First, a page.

Unsuspected: The U.S. Military’s Unintended Contribution to Outlaw Motorcycle Gangs

Nicholas King EXECUTIVE SUMMARY Many active-duty U.S. military members and veterans (MIL/VETs) are members of outlaw motorcycle gangs (OMGs), which have documented histories of violence and criminal activity. While MIL/VETs adopt the protocols of OMG culture in the pursuit of a positive social identity, unfortunately, many have arrests for their participation in OMG-related criminal activity.

Social Identity Theory and Intergroup Conflict in Israel/Palestine

Stephen Felty EXECUTIVE SUMMARY Intergroup dynamics have been a central vector in lasting identity conflicts around the globe. In Israel/Palestine, the conflict has not been reduced to the same level of sustained peace as it has in other countries. The conflicting groups often participate in increasingly destructive forms of reciprocating violence, which fuels narratives that

Reconsidering CVE: The Unintended Consequences of Countering Violent Extremism Efforts in America

Nabeela Barbari EXECUTIVE SUMMARY Between September 12, 2001, and December 31, 2016, there were eighty-five violent extremist attacks in the United States, which resulted in over 225 fatalities.[1] Tragically, this number became outdated almost immediately after it was reported; at least five attacks killed a dozen more people between January 2017 and November 2017. These incidents

Tailoring Violent Extremism Prevention: A Targeted Intervention Method

Mourad Mourad EXECUTIVE SUMMARY Terrorist recruitment and radicalization is a hazard facing our nation, regardless of whether the threat is from a domestic or foreign terrorist organization.[1] There are many ways an individual can radicalize, and the path to radicalization is not linear.[2] In order to implement a sustainable program that disengages violent extremists and makes communities

(Un)convinced to Kill

Morgan Minor EXECUTIVE SUMMARY As  the territorial significance once held by the Islamic State continues to deteriorate, Western nations are grappling with how to handle returning foreign fighters. Processing, categorization, and management of returning foreign fighters must be done in a way that reduces the risk of increased radicalization, both within the justice system and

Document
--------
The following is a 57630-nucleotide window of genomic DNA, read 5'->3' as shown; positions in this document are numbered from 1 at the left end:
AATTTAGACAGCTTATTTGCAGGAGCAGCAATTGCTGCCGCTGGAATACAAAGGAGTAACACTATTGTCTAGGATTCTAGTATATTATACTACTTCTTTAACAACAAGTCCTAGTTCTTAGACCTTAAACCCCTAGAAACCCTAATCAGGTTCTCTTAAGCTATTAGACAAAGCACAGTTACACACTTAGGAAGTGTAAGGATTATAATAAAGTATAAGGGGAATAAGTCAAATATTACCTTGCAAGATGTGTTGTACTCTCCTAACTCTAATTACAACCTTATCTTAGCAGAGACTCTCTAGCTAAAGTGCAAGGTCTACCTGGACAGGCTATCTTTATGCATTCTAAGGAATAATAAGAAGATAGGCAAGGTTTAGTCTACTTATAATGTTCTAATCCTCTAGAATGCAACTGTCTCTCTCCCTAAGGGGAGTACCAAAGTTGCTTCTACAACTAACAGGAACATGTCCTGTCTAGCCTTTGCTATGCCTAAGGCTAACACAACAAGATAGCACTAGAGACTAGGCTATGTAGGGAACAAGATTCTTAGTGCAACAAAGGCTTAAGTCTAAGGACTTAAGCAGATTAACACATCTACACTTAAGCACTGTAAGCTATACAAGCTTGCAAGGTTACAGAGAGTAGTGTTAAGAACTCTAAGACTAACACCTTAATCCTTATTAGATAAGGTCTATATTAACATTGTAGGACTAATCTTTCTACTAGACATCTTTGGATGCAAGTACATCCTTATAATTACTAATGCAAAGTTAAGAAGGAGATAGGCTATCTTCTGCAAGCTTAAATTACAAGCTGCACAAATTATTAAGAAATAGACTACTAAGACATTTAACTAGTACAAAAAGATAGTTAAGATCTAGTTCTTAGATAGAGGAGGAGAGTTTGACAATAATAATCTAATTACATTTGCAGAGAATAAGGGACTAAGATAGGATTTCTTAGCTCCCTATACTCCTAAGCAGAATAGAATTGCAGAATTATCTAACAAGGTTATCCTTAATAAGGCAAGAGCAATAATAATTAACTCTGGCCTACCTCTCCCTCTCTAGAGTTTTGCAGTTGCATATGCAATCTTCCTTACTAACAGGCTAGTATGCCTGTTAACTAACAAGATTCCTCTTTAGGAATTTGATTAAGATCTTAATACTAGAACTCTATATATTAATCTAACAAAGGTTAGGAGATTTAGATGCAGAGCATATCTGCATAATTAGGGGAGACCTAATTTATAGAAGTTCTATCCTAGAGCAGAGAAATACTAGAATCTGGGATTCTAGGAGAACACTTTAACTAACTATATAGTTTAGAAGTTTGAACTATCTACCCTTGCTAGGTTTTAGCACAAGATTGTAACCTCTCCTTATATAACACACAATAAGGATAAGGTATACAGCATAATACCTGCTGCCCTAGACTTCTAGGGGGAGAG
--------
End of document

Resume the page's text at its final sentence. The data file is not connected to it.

Crowdsourcing Threat Analysis; Applying a “Superforecasting” Methodology to Detection of Homegrown Violence

James Huse EXECUTIVE SUMMARY This thesis examines investigative decision making, cognitive biases, talent sharing, and the relationship between the random nature of lone actor violence and a set of predefined decision-making protocols. Targeted violence presents a paradox for the homeland security enterprise. These single attacker events, whether assassinations, school shootings, or lone wolf terrorist attacks,

The Cloudy Crystal Ball: Detecting and Disrupting Homegrown Violent Extremism

James Pendley EXECUTIVE SUMMARY Some observers are critical that recent attacks related to homegrown violent extremism (HVE) in the United States have occurred because investigators had information about would-be perpetrators but missed warning signs of imminent violence. Others rightfully contend that absent a crystal ball, some violent attacks will occur despite the best efforts of

Countering Violent Extremism Policy in The United States: Are CVE Programs in America Effectively Mitigating The Threat of Homegrown Violent Extremism?

Craig Stewart EXECUTIVE SUMMARY In 2014, the United States initiated formal programming to counter violent extremism in three test cities, pursuant to the White House’s countering violent extremism (CVE) strategy outlined in 2011’s Empowering Local Partners to Prevent Violent Extremism in the United States. Since the creation of the pilot program, the Department of Homeland

Combatting Prejudice: Understanding Media Prejudice Toward Muslims and Advocacy Organizations’ Efforts to Combat It

Jay Teitelbaum EXECUTIVE SUMMARY Prejudice towards Muslim and Sikh Americans continues in America despite advocacy organizations’ efforts to combat it. In fact, the Pew Research Center compiled Federal Bureau of Investigation (FBI) data that show a 67 percent increase in anti-Muslim hate crime from 2014 to 2015.[1] This violence also spills over to groups, such